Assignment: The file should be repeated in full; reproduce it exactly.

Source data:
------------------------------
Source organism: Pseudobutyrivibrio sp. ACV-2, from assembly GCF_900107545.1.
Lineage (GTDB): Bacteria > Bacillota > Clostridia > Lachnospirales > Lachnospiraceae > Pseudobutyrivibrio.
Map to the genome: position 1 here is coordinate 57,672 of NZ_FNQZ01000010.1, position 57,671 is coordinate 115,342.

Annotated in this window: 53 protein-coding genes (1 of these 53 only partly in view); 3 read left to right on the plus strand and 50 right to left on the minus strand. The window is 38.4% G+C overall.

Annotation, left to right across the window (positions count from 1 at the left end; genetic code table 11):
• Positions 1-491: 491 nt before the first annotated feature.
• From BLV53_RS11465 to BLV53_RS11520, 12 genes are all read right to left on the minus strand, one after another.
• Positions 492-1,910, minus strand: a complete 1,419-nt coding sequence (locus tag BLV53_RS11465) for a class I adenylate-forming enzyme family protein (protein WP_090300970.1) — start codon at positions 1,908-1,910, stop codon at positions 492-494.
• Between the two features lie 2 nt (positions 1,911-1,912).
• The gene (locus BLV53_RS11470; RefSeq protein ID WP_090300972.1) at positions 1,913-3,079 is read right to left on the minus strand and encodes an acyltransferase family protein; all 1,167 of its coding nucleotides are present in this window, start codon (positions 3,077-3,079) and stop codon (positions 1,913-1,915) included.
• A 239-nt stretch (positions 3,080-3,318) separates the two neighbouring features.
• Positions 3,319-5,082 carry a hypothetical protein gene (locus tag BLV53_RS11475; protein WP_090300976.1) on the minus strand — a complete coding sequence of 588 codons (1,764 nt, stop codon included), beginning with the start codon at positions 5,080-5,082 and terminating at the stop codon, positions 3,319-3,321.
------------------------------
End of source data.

Source organism: Pseudobutyrivibrio sp. ACV-2, from assembly GCF_900107545.1.
Lineage (GTDB): Bacteria > Bacillota > Clostridia > Lachnospirales > Lachnospiraceae > Pseudobutyrivibrio.
Map to the genome: position 1 here is coordinate 57,672 of NZ_FNQZ01000010.1, position 57,671 is coordinate 115,342.

Annotated in this window: 53 protein-coding genes (1 of these 53 only partly in view); 3 read left to right on the plus strand and 50 right to left on the minus strand. The window is 38.4% G+C overall.

Annotation, left to right across the window (positions count from 1 at the left end; genetic code table 11):
• Positions 1-491: 491 nt before the first annotated feature.
• From BLV53_RS11465 to BLV53_RS11520, 12 genes are all read right to left on the minus strand, one after another.
• Positions 492-1,910, minus strand: a complete 1,419-nt coding sequence (locus tag BLV53_RS11465) for a class I adenylate-forming enzyme family protein (protein WP_090300970.1) — start codon at positions 1,908-1,910, stop codon at positions 492-494.
• Between the two features lie 2 nt (positions 1,911-1,912).
• The gene (locus BLV53_RS11470; RefSeq protein ID WP_090300972.1) at positions 1,913-3,079 is read right to left on the minus strand and encodes an acyltransferase family protein; all 1,167 of its coding nucleotides are present in this window, start codon (positions 3,077-3,079) and stop codon (positions 1,913-1,915) included.
• A 239-nt stretch (positions 3,080-3,318) separates the two neighbouring features.
• Positions 3,319-5,082 carry a hypothetical protein gene (locus tag BLV53_RS11475; protein WP_090300976.1) on the minus strand — a complete coding sequence of 588 codons (1,764 nt, stop codon included), beginning with the start codon at positions 5,080-5,082 and terminating at the stop codon, positions 3,319-3,321.